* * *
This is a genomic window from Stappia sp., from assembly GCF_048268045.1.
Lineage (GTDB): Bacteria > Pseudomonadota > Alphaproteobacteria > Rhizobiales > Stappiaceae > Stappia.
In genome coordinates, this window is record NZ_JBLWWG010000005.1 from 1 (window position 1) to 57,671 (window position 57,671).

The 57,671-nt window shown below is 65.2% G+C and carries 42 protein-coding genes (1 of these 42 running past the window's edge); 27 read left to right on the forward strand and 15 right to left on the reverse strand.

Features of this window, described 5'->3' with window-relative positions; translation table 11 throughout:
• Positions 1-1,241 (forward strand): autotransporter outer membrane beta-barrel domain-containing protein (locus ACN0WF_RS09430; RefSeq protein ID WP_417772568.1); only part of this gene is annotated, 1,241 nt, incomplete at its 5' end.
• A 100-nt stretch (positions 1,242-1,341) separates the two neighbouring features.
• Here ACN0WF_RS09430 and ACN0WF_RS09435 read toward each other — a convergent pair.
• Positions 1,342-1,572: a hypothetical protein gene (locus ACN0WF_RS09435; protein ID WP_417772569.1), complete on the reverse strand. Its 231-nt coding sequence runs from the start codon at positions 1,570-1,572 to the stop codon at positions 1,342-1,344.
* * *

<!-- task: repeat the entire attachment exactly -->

This is a genomic window from Stappia sp., from assembly GCF_048268045.1.
Lineage (GTDB): Bacteria > Pseudomonadota > Alphaproteobacteria > Rhizobiales > Stappiaceae > Stappia.
In genome coordinates, this window is record NZ_JBLWWG010000005.1 from 1 (window position 1) to 57,671 (window position 57,671).

The 57,671-nt window shown below is 65.2% G+C and carries 42 protein-coding genes (1 of these 42 running past the window's edge); 27 read left to right on the forward strand and 15 right to left on the reverse strand.

Features of this window, described 5'->3' with window-relative positions; translation table 11 throughout:
• Positions 1-1,241 (forward strand): autotransporter outer membrane beta-barrel domain-containing protein (locus ACN0WF_RS09430; RefSeq protein ID WP_417772568.1); only part of this gene is annotated, 1,241 nt, incomplete at its 5' end.
• A 100-nt stretch (positions 1,242-1,341) separates the two neighbouring features.
• Here ACN0WF_RS09430 and ACN0WF_RS09435 read toward each other — a convergent pair.
• Positions 1,342-1,572: a hypothetical protein gene (locus ACN0WF_RS09435; protein ID WP_417772569.1), complete on the reverse strand. Its 231-nt coding sequence runs from the start codon at positions 1,570-1,572 to the stop codon at positions 1,342-1,344.